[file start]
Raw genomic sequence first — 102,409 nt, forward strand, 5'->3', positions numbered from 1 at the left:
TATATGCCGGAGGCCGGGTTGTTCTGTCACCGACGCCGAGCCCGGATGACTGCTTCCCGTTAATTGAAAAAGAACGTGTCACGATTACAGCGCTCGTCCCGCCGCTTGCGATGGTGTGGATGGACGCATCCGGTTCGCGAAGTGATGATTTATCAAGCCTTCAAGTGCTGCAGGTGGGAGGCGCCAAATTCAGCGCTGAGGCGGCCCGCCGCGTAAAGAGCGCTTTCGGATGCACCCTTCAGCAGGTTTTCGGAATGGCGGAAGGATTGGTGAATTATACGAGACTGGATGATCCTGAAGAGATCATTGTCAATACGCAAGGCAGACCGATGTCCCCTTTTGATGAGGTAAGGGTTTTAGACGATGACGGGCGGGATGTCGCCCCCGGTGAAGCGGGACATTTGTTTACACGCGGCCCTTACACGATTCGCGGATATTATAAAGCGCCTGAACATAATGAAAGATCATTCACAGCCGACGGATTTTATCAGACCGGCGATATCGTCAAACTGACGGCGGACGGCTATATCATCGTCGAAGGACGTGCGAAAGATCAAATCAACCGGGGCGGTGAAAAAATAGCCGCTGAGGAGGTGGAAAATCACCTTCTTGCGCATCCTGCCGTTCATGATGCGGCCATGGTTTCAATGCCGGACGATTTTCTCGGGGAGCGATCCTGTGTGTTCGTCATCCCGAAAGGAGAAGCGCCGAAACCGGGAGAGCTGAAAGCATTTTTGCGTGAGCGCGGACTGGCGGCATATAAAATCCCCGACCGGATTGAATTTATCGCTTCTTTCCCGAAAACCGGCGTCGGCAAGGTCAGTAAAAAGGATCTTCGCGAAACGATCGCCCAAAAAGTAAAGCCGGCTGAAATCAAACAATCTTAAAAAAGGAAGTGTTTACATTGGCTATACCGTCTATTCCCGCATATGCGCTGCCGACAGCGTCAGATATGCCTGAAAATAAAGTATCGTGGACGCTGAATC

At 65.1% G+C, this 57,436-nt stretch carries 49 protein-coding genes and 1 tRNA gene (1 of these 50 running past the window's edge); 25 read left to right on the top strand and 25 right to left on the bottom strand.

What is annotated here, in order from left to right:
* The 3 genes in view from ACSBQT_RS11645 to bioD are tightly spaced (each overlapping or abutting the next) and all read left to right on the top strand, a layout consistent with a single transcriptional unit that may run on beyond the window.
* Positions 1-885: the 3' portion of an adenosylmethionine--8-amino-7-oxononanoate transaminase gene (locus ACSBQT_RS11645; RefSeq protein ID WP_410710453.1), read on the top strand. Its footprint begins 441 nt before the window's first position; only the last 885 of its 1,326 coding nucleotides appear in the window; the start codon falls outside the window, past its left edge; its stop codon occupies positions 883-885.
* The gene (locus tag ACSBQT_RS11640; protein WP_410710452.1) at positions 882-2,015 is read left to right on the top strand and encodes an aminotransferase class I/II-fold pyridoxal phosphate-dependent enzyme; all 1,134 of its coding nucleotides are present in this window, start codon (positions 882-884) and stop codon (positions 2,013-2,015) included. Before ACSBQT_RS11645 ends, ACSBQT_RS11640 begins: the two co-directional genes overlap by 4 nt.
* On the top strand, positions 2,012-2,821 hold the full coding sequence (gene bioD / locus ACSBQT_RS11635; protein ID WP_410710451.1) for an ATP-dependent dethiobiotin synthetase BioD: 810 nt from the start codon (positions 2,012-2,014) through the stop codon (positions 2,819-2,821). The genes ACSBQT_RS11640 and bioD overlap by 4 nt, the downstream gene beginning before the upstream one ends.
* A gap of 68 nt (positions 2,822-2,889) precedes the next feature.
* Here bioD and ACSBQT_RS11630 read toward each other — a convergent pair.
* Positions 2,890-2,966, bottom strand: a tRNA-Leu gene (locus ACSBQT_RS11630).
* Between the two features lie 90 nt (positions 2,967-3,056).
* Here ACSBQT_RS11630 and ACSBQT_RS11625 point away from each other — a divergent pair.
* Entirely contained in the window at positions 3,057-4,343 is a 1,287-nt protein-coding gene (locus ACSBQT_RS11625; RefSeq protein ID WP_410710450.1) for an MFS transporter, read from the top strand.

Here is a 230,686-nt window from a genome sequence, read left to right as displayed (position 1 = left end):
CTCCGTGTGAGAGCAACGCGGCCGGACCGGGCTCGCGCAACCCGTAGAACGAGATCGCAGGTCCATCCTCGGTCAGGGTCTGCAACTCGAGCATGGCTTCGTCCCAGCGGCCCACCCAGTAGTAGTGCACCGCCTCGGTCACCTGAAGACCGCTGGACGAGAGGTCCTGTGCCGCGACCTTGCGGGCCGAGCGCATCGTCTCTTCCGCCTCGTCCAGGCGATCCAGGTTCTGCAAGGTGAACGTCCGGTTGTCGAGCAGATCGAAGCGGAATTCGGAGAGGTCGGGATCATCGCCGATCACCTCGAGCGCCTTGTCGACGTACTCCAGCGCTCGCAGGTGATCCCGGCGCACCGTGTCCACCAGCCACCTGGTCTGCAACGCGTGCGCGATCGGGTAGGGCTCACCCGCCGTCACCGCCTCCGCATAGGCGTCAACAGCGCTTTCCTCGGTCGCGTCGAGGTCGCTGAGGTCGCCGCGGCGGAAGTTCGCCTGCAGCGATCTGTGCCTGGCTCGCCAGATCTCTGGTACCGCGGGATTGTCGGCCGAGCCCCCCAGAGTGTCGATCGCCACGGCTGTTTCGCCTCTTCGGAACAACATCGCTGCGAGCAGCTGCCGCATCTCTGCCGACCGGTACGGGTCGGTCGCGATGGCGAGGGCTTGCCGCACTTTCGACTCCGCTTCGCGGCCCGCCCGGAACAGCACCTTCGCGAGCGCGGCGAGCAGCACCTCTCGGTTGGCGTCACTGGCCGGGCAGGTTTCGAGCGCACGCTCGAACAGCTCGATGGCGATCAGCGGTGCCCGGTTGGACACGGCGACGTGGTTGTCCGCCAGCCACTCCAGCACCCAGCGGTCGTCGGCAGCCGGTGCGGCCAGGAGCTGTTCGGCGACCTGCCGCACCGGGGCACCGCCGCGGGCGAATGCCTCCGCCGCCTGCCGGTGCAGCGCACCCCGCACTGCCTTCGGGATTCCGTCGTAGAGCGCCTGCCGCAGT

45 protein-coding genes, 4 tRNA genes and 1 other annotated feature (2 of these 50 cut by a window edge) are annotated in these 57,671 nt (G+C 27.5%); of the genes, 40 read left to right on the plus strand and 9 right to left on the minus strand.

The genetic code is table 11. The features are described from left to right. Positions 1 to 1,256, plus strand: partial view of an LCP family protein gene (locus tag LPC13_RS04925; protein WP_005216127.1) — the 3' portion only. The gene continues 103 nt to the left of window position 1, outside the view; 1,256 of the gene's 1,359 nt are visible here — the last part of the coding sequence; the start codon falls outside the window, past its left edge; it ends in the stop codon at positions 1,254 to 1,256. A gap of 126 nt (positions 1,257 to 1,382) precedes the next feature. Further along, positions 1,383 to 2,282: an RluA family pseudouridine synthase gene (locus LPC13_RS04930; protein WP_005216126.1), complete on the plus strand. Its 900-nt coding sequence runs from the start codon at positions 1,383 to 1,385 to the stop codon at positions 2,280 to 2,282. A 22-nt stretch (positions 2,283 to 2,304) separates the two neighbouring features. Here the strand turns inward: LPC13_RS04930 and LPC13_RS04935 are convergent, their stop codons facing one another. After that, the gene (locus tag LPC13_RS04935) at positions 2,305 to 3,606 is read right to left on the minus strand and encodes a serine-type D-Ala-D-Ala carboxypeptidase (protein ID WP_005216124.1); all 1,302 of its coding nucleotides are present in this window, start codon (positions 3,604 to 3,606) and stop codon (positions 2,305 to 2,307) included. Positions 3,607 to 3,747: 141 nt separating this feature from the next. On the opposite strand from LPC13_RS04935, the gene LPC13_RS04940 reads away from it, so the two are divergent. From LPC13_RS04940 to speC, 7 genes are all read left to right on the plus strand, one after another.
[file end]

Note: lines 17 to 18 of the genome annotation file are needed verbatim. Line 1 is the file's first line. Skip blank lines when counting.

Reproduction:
45 protein-coding genes, 4 tRNA genes and 1 other annotated feature (2 of these 50 cut by a window edge) are annotated in these 57,671 nt (G+C 27.5%); of the genes, 40 read left to right on the plus strand and 9 right to left on the minus strand.

The genetic code is table 11. The features are described from left to right. Positions 1 to 1,256, plus strand: partial view of an LCP family protein gene (locus tag LPC13_RS04925; protein WP_005216127.1) — the 3' portion only. The gene continues 103 nt to the left of window position 1, outside the view; 1,256 of the gene's 1,359 nt are visible here — the last part of the coding sequence; the start codon falls outside the window, past its left edge; it ends in the stop codon at positions 1,254 to 1,256. A gap of 126 nt (positions 1,257 to 1,382) precedes the next feature. Further along, positions 1,383 to 2,282: an RluA family pseudouridine synthase gene (locus LPC13_RS04930; protein WP_005216126.1), complete on the plus strand. Its 900-nt coding sequence runs from the start codon at positions 1,383 to 1,385 to the stop codon at positions 2,280 to 2,282. A 22-nt stretch (positions 2,283 to 2,304) separates the two neighbouring features. Here the strand turns inward: LPC13_RS04930 and LPC13_RS04935 are convergent, their stop codons facing one another. After that, the gene (locus tag LPC13_RS04935) at positions 2,305 to 3,606 is read right to left on the minus strand and encodes a serine-type D-Ala-D-Ala carboxypeptidase (protein ID WP_005216124.1); all 1,302 of its coding nucleotides are present in this window, start codon (positions 3,604 to 3,606) and stop codon (positions 2,305 to 2,307) included. Positions 3,607 to 3,747: 141 nt separating this feature from the next. On the opposite strand from LPC13_RS04935, the gene LPC13_RS04940 reads away from it, so the two are divergent. From LPC13_RS04940 to speC, 7 genes are all read left to right on the plus strand, one after another.